My Path to Art

 

It was my father who showed me the way by painting in oils himself. I observed his capturing what he saw in art from an early age. My mother never took a particular interest in art; she preferred reading or vigorous exercise as activities. Of course, I took on all these things both of them did, but by sharing an interest in art with my artist/architect father, I developed a powerful secret pull that helped my appreciation of art to flourish. Why secret, my writer friends ask? My father had my brother Stephen earmarked for the artist; I was the dancer, possible musician. My sister Krissie, the horticulturist and so on. It was secret because, while Dad never said, “This is your calling,” I gave myself permission to follow his interest and love it.

The next part, I think, was beginning to observe my surroundings and the things in them with care. This was long before I thought rationally; perhaps what I see is particular to me?

Then there’s the education. One gets educated in art history in college; one learns how to identify the art of particular artists and place them in historical context.

But then, there’s what you do with your free time after college. I chose to go to art museums in cities to see exhibits. This I did in many cities over a long period of time.

I still do this. Whenever I go to a city, the first thing I want to do is see art. I know what I like right away and with a little time and care I can explain what I see and what I like in writing.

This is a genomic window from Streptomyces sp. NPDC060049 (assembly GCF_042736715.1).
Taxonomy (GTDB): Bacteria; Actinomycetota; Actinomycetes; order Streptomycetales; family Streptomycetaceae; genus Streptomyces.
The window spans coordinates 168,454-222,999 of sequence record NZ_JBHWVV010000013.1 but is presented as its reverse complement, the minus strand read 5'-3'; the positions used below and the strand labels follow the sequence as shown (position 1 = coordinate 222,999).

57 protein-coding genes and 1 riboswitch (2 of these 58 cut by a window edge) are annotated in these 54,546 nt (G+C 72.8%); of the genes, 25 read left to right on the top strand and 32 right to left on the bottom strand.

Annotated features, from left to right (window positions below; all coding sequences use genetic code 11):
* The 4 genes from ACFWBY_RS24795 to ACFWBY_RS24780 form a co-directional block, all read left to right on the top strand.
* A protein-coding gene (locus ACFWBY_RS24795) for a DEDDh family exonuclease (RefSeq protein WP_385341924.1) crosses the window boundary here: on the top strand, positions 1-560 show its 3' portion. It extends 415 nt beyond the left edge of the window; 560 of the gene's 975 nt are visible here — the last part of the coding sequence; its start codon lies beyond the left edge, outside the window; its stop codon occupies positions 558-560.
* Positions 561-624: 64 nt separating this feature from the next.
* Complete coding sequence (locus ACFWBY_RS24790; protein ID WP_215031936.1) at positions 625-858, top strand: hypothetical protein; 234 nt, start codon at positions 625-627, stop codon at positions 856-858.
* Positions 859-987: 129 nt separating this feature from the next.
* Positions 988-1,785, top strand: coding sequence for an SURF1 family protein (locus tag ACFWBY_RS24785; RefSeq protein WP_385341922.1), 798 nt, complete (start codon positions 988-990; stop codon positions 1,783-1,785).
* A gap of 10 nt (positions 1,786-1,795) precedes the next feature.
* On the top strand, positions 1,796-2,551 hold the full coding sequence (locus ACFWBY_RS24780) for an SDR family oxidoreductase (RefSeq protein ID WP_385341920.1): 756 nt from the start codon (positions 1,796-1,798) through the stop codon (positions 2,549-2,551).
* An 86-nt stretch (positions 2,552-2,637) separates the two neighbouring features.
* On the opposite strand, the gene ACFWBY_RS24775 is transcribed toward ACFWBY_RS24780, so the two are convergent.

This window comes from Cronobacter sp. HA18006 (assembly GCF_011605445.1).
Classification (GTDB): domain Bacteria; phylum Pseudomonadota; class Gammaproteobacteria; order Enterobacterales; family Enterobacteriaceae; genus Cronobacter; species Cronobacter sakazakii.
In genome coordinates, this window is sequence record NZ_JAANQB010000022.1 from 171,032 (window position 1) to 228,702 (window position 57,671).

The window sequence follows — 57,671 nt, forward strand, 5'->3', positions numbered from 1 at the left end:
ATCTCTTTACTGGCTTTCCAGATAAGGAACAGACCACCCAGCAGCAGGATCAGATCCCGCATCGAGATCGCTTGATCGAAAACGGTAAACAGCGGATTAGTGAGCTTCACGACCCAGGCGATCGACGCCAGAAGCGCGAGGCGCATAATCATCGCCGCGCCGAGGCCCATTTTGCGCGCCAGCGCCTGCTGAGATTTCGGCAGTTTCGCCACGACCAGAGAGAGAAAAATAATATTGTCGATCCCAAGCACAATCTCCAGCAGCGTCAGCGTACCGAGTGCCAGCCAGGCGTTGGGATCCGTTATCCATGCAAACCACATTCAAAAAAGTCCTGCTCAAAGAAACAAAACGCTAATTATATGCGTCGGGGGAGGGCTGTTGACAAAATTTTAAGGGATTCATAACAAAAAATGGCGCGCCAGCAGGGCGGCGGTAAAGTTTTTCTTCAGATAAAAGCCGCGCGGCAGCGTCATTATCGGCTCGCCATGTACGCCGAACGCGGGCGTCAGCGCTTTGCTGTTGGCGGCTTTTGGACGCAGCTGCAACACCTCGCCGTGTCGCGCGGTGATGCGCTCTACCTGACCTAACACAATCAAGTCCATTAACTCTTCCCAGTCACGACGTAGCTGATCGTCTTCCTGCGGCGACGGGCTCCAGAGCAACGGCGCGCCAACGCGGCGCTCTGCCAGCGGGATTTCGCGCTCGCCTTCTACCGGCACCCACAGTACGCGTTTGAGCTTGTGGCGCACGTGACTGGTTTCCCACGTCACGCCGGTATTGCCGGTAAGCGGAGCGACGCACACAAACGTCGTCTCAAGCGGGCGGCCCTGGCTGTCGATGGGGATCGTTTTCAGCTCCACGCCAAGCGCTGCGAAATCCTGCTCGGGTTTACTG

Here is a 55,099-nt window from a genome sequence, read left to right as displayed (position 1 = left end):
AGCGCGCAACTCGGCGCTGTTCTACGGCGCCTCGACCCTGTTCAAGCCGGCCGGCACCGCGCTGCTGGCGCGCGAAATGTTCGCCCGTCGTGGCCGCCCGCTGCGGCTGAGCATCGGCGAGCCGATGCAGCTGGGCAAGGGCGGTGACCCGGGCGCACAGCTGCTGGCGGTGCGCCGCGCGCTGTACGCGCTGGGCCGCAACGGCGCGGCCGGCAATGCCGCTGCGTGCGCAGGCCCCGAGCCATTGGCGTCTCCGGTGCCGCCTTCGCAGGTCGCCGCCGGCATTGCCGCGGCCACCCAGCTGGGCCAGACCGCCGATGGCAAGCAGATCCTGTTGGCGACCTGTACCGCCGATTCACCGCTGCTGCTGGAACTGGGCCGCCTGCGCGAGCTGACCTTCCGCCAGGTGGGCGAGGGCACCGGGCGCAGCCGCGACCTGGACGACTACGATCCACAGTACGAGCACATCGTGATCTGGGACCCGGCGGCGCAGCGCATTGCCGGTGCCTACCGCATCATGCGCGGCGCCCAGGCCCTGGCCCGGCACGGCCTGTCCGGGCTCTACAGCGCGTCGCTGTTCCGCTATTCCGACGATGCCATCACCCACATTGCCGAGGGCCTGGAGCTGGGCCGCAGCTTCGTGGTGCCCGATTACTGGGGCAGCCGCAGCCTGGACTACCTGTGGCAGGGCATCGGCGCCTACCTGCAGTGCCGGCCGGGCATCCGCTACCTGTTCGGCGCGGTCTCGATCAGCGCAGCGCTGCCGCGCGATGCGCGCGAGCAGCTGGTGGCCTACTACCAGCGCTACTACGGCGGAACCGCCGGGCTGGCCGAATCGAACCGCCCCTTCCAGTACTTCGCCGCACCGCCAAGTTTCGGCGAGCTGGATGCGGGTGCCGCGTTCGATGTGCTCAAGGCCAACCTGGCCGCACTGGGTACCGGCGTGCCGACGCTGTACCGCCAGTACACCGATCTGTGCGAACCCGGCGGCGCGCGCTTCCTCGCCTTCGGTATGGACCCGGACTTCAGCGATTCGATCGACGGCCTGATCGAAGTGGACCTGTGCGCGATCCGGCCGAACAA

Seeing is an art in itself. I think it means you think about what you see and you have developed the ability to define it. For me it begins with colors and shapes, then proceeds to line and form and design.

Recently I re-read Edward Hopper by Lloyd Goodrich. I was struck by the words of Hopper’s wife saying about her husband to a friend, “He’s been studying that empty canvas all summer.” The empty canvas became Sunlight in a Cafeteria.

You could say it took me a long time to develop an appreciation for the Kansas landscape. It also took me a long time to develop a seeing eye for art.

A few weeks ago, from April 5-26 of this year in 2017, I went on an art tour with my husband Paul to Barcelona, Antibes, Florence, and Rome…just the two of us.